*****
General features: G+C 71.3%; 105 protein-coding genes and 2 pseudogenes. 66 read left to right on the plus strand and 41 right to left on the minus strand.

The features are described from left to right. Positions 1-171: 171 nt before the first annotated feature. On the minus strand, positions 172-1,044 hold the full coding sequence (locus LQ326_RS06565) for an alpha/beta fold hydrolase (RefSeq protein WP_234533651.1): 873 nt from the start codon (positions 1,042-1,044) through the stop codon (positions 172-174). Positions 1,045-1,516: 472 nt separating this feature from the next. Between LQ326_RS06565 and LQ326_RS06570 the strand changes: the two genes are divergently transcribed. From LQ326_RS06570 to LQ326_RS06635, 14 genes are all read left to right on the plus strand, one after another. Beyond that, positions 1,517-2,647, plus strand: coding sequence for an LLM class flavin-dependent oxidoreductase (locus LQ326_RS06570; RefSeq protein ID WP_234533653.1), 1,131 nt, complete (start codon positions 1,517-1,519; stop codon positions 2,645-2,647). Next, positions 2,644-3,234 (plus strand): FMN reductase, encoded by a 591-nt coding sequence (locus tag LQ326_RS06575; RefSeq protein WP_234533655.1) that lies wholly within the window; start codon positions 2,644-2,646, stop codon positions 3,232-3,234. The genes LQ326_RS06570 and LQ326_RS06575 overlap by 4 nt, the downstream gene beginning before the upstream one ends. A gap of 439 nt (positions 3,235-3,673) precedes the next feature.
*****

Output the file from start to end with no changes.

General features: G+C 71.3%; 105 protein-coding genes and 2 pseudogenes. 66 read left to right on the plus strand and 41 right to left on the minus strand.

The features are described from left to right. Positions 1-171: 171 nt before the first annotated feature. On the minus strand, positions 172-1,044 hold the full coding sequence (locus LQ326_RS06565) for an alpha/beta fold hydrolase (RefSeq protein WP_234533651.1): 873 nt from the start codon (positions 1,042-1,044) through the stop codon (positions 172-174). Positions 1,045-1,516: 472 nt separating this feature from the next. Between LQ326_RS06565 and LQ326_RS06570 the strand changes: the two genes are divergently transcribed. From LQ326_RS06570 to LQ326_RS06635, 14 genes are all read left to right on the plus strand, one after another. Beyond that, positions 1,517-2,647, plus strand: coding sequence for an LLM class flavin-dependent oxidoreductase (locus LQ326_RS06570; RefSeq protein ID WP_234533653.1), 1,131 nt, complete (start codon positions 1,517-1,519; stop codon positions 2,645-2,647). Next, positions 2,644-3,234 (plus strand): FMN reductase, encoded by a 591-nt coding sequence (locus tag LQ326_RS06575; RefSeq protein WP_234533655.1) that lies wholly within the window; start codon positions 2,644-2,646, stop codon positions 3,232-3,234. The genes LQ326_RS06570 and LQ326_RS06575 overlap by 4 nt, the downstream gene beginning before the upstream one ends. A gap of 439 nt (positions 3,235-3,673) precedes the next feature.